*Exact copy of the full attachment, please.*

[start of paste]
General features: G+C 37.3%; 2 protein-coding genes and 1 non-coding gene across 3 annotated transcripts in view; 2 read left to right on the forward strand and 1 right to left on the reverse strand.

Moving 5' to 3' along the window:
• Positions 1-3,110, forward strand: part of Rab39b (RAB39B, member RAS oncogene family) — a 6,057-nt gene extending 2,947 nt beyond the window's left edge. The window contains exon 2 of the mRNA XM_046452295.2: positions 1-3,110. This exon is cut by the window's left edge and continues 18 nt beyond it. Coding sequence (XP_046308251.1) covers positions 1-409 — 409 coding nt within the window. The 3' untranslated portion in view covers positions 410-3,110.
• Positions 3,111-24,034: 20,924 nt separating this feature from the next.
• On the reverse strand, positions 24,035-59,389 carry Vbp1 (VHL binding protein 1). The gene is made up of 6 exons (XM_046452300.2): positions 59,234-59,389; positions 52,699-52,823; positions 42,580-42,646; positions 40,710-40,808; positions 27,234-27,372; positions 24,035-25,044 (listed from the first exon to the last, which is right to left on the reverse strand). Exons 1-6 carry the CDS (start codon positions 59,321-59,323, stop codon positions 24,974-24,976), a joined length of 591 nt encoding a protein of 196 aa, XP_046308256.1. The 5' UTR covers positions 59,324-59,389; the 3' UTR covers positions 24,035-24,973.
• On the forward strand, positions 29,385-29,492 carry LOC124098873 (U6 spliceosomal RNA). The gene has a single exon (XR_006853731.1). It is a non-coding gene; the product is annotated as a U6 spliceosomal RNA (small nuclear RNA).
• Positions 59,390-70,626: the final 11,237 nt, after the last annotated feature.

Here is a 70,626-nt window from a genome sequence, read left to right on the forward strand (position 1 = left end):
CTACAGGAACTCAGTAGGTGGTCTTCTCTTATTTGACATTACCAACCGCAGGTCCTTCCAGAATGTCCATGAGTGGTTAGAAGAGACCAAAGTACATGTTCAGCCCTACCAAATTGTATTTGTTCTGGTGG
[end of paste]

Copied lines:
General features: G+C 37.3%; 2 protein-coding genes and 1 non-coding gene across 3 annotated transcripts in view; 2 read left to right on the forward strand and 1 right to left on the reverse strand.

Moving 5' to 3' along the window:
• Positions 1-3,110, forward strand: part of Rab39b (RAB39B, member RAS oncogene family) — a 6,057-nt gene extending 2,947 nt beyond the window's left edge. The window contains exon 2 of the mRNA XM_046452295.2: positions 1-3,110. This exon is cut by the window's left edge and continues 18 nt beyond it. Coding sequence (XP_046308251.1) covers positions 1-409 — 409 coding nt within the window. The 3' untranslated portion in view covers positions 410-3,110.
• Positions 3,111-24,034: 20,924 nt separating this feature from the next.
• On the reverse strand, positions 24,035-59,389 carry Vbp1 (VHL binding protein 1). The gene is made up of 6 exons (XM_046452300.2): positions 59,234-59,389; positions 52,699-52,823; positions 42,580-42,646; positions 40,710-40,808; positions 27,234-27,372; positions 24,035-25,044 (listed from the first exon to the last, which is right to left on the reverse strand). Exons 1-6 carry the CDS (start codon positions 59,321-59,323, stop codon positions 24,974-24,976), a joined length of 591 nt encoding a protein of 196 aa, XP_046308256.1. The 5' UTR covers positions 59,324-59,389; the 3' UTR covers positions 24,035-24,973.
• On the forward strand, positions 29,385-29,492 carry LOC124098873 (U6 spliceosomal RNA). The gene has a single exon (XR_006853731.1). It is a non-coding gene; the product is annotated as a U6 spliceosomal RNA (small nuclear RNA).
• Positions 59,390-70,626: the final 11,237 nt, after the last annotated feature.

Here is a 70,626-nt window from a genome sequence, read left to right on the forward strand (position 1 = left end):
CTACAGGAACTCAGTAGGTGGTCTTCTCTTATTTGACATTACCAACCGCAGGTCCTTCCAGAATGTCCATGAGTGGTTAGAAGAGACCAAAGTACATGTTCAGCCCTACCAAATTGTATTTGTTCTGGTGG